I am a colourist. Subjects like flowers and fruit, the handcrafted vessels central to our domestic lives, bridge the aesthetic space between environment and human lives.
Implementing the knowledge I have acquired to recreate coloured light in the viewers’ eye, I use soft pastels on fine-sanded prepared paper surfaces and for yellow colours I use of pure pigment with no oil.
I am country born from a pastoralist’s landscape, I loved my time with my grandmother, picking flowers,and collecting fruit and veggies from her garden. I watched her bake, set her dining table, she also taught female cousins and I how to sew, knit and crochet.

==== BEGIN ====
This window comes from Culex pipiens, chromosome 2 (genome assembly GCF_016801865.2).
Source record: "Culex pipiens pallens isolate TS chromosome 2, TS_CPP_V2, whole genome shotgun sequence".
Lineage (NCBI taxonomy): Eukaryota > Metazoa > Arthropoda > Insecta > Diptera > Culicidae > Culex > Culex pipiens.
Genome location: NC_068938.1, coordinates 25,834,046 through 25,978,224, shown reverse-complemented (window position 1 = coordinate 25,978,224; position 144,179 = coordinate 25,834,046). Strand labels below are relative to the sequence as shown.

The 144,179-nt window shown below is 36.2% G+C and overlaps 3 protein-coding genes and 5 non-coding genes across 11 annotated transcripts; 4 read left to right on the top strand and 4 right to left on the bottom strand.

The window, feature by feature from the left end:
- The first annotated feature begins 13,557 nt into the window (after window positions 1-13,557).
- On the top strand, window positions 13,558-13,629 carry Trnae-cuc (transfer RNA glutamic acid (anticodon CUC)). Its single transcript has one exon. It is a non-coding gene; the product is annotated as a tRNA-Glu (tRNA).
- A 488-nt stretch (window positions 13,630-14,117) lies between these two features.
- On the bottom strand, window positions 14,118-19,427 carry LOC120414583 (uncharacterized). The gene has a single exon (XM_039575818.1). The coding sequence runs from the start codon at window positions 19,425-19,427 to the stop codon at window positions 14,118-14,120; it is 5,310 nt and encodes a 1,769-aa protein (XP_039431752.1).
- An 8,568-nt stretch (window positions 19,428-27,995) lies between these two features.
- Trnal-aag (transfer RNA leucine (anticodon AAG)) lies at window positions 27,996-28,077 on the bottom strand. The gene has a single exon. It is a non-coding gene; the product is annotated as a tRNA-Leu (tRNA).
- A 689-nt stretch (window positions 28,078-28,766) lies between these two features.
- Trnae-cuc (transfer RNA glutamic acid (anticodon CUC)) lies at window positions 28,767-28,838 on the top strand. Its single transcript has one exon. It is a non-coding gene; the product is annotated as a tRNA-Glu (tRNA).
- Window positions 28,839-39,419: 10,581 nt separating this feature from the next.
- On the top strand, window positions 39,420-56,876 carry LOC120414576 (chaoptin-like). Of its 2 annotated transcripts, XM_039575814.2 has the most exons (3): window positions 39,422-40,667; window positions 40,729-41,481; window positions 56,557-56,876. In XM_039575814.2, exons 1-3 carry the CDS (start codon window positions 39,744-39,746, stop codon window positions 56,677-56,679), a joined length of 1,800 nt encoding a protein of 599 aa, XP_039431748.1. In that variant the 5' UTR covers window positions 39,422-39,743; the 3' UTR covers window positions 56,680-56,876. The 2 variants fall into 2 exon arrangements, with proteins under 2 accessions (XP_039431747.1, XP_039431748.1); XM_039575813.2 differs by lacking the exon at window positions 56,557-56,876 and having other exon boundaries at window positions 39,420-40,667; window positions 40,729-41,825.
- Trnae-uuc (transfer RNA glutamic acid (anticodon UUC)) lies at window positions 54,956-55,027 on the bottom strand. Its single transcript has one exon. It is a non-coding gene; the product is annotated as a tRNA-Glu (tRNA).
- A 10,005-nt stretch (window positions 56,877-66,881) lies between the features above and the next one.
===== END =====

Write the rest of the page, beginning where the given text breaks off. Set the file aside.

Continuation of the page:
I fell in love with Matisse’s great masterpiece The Dessert: harmony in red (The red room), 1908. At fifteen I began my four-year training at the Royal Melbourne School of Art, the most important subject I studied was life drawing.
I found a master visual artist and educator, Merv Moriarty, who finally answered the ‘why?’ to my questions of colour and art.
Several exhibition and many decades later, my vision continues to explore the clear light of the Monaro, soft light of the far south coast, my growing understanding of human vision and the application of the modern colour wheel and colour relationship.
I have an appreciation for the perspective of natural beauty. Through this appreciation I continue to make art, write about colour and hold workshops.
What effects have these had on your work, both practically and conceptually?
During lock-down, I immersed myself in the beauty of nature, painting in the studio designed by Merv and I, located at Wallagoot Lake on the far south coast of New South Wales.
I now live in the clear light of my home state country Victoria, I plan to return to the east coast as often as I can.